[Python-ideas] Revised revised revised PEP on yield-from

Guido van Rossum guido at python.org
Mon Feb 16 17:00:30 CET 2009

On Fri, Feb 13, 2009 at 5:31 PM, Raymond Hettinger <python at rcn.com> wrote:
> Are there any use cases that warrant all this complexity?
> I not yet seen a single piece of real-world code that would
> benefit from yield-from having pass-throughs for send/throw/close.
> So far, this seems to have been a purely theoretical exercise
> what is possible, but it doesn't seem to include investigation as to
> whether it is actually useful.
> In the absence of real-world use cases, it might still be helpful
> to look at some contrived, hypothetical use cases so we can
> see if the super-powered version actually provides a better
> solution (is the code more self-evidently correct, is the construct
> easy to use and understand, is it awkward to use)?
> The proto-pep seems heavy on specification and light on
> showing that this is actually something we want to have.
> Plenty of folks have shown an interest in a basic version
> of yield-every or yield-from, but prior to this protoPEP,
> I've never seen any request for or discussion of a version
> that does pass-throughs for send/throw/close.

While I haven't read the PEP thouroughly, I believe I understand the
concept of pass-through and I think I have a compelling use case, at
least for passing through .send(). The rest then shouldn't be a
problem. Let's also not forget that 99% of all uses of generators
don't involve .send(), .throw() or .close().

My use case is flattening of trees, for example parse trees. For
concreteness, assume a node has a label and a list of children. The
iteration should receive ENTER and LEAVE pseudo-labels when entering a
level. We can then write a pre-order iterator like this, using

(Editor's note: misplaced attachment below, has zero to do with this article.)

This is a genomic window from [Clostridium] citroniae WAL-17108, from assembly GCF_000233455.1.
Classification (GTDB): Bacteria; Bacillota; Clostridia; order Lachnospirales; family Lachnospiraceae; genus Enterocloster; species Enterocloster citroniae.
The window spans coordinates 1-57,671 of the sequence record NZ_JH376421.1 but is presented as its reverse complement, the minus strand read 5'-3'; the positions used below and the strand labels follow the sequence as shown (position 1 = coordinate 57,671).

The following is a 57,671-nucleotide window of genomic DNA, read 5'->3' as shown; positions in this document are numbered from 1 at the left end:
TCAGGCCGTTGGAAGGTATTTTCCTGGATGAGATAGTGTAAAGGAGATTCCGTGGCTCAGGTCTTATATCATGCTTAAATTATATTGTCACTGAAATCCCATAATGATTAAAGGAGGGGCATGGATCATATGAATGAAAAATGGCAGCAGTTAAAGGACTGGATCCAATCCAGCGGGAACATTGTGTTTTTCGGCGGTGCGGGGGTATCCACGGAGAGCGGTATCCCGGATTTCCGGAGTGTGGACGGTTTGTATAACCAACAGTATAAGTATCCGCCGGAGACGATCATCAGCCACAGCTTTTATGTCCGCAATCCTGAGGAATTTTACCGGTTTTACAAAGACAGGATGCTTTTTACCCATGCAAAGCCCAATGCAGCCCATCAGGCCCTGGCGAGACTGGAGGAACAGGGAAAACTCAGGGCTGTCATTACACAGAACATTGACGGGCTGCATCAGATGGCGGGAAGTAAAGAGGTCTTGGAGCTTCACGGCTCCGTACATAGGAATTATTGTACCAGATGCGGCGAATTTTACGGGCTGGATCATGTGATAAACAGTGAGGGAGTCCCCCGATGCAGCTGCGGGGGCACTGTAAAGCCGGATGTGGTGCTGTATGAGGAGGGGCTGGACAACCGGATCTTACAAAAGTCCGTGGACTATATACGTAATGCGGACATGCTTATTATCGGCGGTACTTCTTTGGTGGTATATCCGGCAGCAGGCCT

yield-from without caring about pass-through:

def __iter__(self):
  yield self.label
  if self.children:
    yield ENTER
    for child in self.children:
      yield from child
    yield LEAVE

Now suppose the caller of the iteration wants to be able to
occasionally truncate the traversal, e.g. it may not be interested in
the subtree for certain labels, or it may want to skip very deep
trees. It's not possible to anticipate what the caller is wants to
truncate, so we don't want to build direct support for e.g. skip-lists
or level-control into the iterator. Instead, the caller now uses
.send(SKIP) when it wants to skip a subtree. The iterator responds
with a SKIPPED pseudo-label. For example:

def __iter__(self):
  skip = yield self.label
  if skip == SKIP:
    yield SKIPPED
    skip = yield ENTER
    if skip == SKIP:
      yield SKIPPED
      for child in self.children:
        yield from child
    yield LEAVE

I believe the pass-through semantics proposed for yield-from are
*exactly* what we need in this case. Without it, the for-loop would
have to be written like this:

for child in self.children:
  it = iter(child)
  while True:
      value = it.send(skip)
    except StopIteration:
    skip = yield value

Other remarks:

(a) I don't know if the PEP proposes that "yield from expr" should
return the last value returned by (i.e. sent to) a yield somewhere
deeply nested; I think this would be useful.

(b) I hope the PEP also explains what to do if "expr" is not a
generator but some other kind of iterator. IMO it should work as long
as .send() etc. are not used. I think it would probably be safest to
raise an exception is .send() is used and the receiving iterator is
not a generator. For .throw() and .close() it would probably be most
useful to let them have their effect in the last generator on the

(c) A quick skim of the PEP didn't show suggestions for how to
implement this. I think this needs to be addressed. I don't think it
will be possible to literally replace the outer generator with the
inner one while that is running; the treatment of StopIteration
probably requires some kind of chaining, so that there is still a cost
associated with deeply nested yield-from clauses. However it could be
much more efficient than explicit for-loops.

--Guido van Rossum (home page: http://www.python.org/~guido/)

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